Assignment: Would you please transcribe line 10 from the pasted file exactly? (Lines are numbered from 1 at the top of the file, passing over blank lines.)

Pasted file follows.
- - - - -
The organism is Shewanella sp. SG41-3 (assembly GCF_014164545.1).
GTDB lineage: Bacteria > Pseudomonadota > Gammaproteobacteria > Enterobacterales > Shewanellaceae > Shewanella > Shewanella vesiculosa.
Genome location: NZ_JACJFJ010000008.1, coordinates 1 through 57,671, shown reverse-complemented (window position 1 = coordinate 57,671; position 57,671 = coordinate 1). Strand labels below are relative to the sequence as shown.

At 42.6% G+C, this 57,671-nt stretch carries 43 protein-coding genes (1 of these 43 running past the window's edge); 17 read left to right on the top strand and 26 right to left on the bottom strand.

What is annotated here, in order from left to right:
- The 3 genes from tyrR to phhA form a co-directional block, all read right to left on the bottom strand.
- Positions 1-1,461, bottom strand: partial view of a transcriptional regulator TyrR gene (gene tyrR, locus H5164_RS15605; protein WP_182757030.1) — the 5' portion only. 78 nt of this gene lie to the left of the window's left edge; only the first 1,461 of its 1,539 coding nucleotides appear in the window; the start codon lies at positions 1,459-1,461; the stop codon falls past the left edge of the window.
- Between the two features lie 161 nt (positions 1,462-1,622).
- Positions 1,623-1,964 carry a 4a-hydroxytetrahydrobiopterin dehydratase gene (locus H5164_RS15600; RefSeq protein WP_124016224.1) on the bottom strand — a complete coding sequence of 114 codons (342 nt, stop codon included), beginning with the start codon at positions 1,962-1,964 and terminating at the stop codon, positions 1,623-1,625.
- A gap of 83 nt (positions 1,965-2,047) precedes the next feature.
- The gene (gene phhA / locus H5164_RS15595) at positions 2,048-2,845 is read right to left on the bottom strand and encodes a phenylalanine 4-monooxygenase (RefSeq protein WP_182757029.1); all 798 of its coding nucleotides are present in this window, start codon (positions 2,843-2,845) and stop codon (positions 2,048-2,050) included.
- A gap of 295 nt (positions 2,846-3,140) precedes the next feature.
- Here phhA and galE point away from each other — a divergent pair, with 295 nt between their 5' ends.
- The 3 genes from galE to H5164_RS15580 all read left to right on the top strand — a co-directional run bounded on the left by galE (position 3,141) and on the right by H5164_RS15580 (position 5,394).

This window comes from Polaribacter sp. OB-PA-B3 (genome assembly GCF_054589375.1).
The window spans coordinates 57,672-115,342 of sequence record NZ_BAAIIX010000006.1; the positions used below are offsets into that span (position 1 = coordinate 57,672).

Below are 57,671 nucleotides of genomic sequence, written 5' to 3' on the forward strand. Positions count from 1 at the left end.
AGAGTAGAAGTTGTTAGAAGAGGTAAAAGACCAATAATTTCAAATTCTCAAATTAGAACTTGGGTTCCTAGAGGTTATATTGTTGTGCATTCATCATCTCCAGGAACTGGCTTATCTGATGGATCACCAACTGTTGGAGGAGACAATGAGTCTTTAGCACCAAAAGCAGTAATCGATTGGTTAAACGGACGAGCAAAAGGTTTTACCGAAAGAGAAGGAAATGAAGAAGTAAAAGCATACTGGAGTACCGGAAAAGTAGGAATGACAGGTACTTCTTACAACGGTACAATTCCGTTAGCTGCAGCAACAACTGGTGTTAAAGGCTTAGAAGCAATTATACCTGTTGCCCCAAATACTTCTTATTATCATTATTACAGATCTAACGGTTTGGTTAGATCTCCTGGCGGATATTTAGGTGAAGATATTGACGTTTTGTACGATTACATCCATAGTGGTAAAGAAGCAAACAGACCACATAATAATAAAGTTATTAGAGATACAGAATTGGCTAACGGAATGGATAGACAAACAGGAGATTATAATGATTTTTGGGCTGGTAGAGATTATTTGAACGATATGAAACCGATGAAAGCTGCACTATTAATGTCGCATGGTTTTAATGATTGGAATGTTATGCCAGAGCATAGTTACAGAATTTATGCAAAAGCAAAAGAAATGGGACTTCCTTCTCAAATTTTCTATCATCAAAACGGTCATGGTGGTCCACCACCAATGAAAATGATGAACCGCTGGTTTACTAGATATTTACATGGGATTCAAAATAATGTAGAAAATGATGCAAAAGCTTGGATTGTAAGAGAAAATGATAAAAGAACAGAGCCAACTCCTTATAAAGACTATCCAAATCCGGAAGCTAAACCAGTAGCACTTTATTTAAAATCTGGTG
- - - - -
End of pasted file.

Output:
- A gap of 83 nt (positions 1,965-2,047) precedes the next feature.